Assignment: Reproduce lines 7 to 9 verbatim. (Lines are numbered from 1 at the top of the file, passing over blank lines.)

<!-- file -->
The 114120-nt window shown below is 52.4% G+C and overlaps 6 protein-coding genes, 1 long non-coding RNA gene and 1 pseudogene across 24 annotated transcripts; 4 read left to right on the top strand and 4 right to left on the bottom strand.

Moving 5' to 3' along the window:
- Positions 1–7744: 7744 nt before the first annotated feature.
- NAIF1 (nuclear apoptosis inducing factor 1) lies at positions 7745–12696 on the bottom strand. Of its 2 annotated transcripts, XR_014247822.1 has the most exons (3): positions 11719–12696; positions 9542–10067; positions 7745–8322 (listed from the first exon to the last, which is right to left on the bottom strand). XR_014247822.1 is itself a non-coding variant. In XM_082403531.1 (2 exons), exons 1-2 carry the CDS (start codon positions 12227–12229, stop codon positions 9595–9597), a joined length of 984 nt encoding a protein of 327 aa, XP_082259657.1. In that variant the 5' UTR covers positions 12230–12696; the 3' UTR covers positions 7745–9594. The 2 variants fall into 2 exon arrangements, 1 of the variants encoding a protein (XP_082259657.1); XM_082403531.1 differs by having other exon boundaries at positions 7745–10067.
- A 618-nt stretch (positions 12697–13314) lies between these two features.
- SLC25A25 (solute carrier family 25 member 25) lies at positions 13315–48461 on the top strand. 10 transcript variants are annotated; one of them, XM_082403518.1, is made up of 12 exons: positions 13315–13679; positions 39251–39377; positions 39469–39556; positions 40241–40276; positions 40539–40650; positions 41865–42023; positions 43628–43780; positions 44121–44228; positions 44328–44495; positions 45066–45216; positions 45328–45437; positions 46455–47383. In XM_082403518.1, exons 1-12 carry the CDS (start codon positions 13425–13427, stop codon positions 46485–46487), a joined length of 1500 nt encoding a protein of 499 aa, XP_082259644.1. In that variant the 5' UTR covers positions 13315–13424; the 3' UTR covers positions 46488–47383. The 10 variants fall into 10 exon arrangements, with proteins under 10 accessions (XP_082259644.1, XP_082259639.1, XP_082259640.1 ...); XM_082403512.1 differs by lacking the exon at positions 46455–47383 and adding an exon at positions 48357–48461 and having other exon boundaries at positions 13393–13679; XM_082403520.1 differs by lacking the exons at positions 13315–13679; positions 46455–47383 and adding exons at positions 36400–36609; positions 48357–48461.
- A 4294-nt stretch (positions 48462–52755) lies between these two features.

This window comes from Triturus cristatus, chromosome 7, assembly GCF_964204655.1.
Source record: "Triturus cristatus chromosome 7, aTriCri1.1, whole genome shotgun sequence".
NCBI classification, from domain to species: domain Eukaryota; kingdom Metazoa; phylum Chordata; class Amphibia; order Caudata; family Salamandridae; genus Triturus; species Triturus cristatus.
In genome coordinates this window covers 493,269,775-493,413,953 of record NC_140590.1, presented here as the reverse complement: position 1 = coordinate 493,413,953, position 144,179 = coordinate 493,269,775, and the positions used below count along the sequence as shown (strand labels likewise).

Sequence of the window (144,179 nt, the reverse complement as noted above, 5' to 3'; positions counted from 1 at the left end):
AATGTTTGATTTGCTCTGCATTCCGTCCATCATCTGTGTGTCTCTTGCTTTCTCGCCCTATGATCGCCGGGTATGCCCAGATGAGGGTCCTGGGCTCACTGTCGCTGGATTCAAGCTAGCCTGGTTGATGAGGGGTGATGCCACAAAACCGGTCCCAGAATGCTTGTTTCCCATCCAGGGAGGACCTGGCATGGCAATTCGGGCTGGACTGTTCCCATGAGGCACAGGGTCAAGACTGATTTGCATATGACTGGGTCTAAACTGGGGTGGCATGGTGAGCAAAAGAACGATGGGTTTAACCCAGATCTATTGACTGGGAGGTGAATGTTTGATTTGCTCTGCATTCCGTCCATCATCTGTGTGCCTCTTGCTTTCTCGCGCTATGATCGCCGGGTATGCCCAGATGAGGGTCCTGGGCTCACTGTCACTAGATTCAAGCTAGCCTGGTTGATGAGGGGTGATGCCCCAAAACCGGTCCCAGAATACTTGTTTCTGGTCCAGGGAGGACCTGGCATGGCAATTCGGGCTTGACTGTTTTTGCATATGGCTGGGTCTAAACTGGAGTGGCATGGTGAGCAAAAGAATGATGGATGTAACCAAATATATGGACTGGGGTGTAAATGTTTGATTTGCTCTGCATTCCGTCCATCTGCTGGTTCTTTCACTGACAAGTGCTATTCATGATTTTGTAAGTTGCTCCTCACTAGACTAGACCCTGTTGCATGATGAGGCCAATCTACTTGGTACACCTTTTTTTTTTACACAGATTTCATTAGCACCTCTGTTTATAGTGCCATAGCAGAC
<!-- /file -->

- A 4294-nt stretch (positions 48462–52755) lies between these two features.

This window comes from Triturus cristatus, chromosome 7, assembly GCF_964204655.1.
Source record: "Triturus cristatus chromosome 7, aTriCri1.1, whole genome shotgun sequence".